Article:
Update>>> I have the 12 word phrase and the 34 letter and number address for wallet... Mom passed away the day after Thanksgiving. I have all her paperwork and mine as I was her only child. I have a string of numbers and letters and a 12 word collection related to her bitcoin however I am not at all familiar with bitcoin and am not very versed in technology. How should I proceed? Thank You.
I'm sorry to hear of your loss. Recovering the funds will require some careful work, but go slowly and make sure you understand what you're doing, and you'll find it isn't that hard!
Importantly: Be very wary going forward - lots of scammers will likely attempt to prey upon you and steal your funds! DO NOT share the 12 words or 34 letter string with anybody online! DO NOT input those words into any online website or service. You do not need to trust or depend on anyone else to recover the funds. There is no 'official' anything in Bitcoin - it is a decentralized network without any admin. You (the user) are in full control, you can accomplish all the required actions without any dependance on a third party (except for the sale of BTC -> fiat currency, perhaps).
Those words are the 'key' that will allow you to spend the bitcoin, so to speak. To use the key, you will need to find some secure wallet software. I would suggest starting by looking at bitcoin.org, and selecting a wallet from the list they have there.
Once you have some wallet software running, you will want to select an option to 'recover'/'import'/etc your wallet, at which time you will be prompted to enter the 12-word mnemonic seed phrase. Once you do so, you should hopefully see the wallet load properly, showing the funds and all past transactions.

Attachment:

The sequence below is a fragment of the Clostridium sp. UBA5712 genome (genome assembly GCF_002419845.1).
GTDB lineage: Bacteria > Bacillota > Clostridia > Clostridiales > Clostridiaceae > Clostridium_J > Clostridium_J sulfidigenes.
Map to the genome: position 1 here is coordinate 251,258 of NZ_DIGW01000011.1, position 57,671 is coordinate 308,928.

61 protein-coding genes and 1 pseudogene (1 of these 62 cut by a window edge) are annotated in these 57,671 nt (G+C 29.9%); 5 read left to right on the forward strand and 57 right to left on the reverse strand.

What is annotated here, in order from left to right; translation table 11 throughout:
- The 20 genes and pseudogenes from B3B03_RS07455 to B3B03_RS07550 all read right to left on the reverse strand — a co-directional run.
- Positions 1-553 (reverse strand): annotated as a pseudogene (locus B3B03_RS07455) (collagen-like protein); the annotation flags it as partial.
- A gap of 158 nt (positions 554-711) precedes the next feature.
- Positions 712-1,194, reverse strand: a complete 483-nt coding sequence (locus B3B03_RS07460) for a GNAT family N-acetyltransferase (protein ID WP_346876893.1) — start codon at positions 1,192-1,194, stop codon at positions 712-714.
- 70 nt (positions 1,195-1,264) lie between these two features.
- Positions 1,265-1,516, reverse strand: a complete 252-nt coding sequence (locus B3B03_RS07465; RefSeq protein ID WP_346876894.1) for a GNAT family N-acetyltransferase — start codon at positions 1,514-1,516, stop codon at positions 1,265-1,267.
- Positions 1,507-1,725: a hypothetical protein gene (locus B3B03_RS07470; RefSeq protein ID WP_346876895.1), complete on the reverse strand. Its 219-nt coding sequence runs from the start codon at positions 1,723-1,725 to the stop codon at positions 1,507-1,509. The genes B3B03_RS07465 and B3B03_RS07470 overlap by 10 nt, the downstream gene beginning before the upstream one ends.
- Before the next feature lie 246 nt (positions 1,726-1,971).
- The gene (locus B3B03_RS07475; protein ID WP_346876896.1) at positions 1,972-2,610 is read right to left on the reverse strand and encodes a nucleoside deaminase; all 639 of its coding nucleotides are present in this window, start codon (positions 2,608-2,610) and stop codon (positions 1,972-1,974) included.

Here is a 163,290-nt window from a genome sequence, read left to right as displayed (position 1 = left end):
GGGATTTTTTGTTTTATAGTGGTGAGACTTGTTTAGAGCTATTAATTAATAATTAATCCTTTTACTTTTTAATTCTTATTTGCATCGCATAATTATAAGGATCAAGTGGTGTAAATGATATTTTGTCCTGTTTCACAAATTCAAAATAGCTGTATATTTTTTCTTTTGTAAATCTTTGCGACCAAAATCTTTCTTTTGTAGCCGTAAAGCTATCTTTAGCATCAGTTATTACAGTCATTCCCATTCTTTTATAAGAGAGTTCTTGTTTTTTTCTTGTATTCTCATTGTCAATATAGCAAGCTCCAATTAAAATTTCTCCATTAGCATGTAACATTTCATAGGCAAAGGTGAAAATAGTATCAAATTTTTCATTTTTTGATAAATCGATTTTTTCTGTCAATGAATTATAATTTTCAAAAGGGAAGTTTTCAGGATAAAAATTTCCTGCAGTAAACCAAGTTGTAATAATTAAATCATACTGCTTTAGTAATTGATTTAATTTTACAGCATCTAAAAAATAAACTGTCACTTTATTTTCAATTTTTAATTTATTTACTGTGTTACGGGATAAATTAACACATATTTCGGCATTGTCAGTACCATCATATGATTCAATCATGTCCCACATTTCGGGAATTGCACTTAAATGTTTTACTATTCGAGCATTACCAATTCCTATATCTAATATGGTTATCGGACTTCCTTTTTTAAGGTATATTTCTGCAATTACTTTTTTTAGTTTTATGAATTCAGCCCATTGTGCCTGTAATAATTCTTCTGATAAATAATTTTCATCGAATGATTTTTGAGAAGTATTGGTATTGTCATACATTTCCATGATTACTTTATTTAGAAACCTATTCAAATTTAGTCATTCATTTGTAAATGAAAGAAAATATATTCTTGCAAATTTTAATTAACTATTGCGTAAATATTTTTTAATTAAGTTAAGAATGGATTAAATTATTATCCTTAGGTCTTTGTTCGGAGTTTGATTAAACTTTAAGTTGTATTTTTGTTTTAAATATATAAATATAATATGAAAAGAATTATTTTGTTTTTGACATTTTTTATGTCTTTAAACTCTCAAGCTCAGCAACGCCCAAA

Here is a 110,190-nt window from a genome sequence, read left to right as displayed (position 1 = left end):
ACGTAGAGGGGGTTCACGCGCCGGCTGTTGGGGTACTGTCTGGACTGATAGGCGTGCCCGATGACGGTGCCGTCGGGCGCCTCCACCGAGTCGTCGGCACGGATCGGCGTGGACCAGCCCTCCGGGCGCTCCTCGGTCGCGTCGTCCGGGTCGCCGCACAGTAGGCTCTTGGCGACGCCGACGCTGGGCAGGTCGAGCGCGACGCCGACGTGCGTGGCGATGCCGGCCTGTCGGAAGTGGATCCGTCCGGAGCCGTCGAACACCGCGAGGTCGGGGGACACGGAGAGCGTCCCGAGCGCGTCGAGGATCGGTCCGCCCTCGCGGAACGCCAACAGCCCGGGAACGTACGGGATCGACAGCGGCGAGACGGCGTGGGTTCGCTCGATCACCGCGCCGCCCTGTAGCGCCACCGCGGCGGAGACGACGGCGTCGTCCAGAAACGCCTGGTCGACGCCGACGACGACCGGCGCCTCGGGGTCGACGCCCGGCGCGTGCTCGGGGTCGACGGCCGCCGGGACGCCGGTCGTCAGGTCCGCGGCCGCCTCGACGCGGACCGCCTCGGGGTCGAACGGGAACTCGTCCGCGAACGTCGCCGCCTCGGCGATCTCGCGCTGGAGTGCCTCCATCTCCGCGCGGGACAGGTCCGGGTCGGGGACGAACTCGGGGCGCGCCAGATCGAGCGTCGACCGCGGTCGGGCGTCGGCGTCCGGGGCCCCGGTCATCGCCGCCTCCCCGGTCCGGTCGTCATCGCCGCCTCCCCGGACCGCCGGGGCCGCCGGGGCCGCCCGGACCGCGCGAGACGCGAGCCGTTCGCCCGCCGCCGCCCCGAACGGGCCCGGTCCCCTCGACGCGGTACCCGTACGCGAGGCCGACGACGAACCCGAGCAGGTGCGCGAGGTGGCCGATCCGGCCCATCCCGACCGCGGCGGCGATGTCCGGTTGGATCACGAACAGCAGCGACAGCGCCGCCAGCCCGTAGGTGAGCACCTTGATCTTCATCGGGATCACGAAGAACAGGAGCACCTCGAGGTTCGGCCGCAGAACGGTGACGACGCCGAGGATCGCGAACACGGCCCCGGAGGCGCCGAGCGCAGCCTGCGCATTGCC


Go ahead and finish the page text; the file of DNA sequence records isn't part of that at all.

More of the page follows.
If an empty wallet with no transaction history loads, then you will likely need to select a different 'derivation path' for the wallet to follow. Some wallets (eg Electrum) allow the user to define a derivation path, while others do not. You may need to find software that allows you this more fine-grained contro.(Under the hood, the wallet is using the 12-word phrase to derive the cryptographic keys that allow you to spend the wallet's funds. There are different standards for which keys the wallet will derive, selecting the correct path is important!). It is helpful to know which wallet software was originally used to create the wallet, but if you don't have that information then all hope is not lost, it might just take some extra work. You could take a look at WalletsRecovery.org for some help/info.
With the wallet recovered, you will need to find somewhere to sell the coins for your local currency. Do your research to find a reputable service in your area, as you'll need to trust them completely with your funds. Once you've made a choice, send a transaction by copying the deposit address from the exchange service to your wallet's 'send' field. You can then make the trade for your local currency, and withdraw to your bank account by whatever methods the exchange service offers.
Keep in mind that you will want to make sure the device you load the wallet onto is secure. For example, a brand new iphone is going to be a more secure device than a 10-year old windows PC that hasn't been updated regularly.
You may want to consider how much BTC is at play here - if it is a huge sum then it may be worth first acquiring a small amount of BTC yourself first, to familiarize yourself with the tools and procedure of sending/receiving/recovering funds. That way, if you make any mistakes, you will just lose a small amount of funds, instead of the inheritance.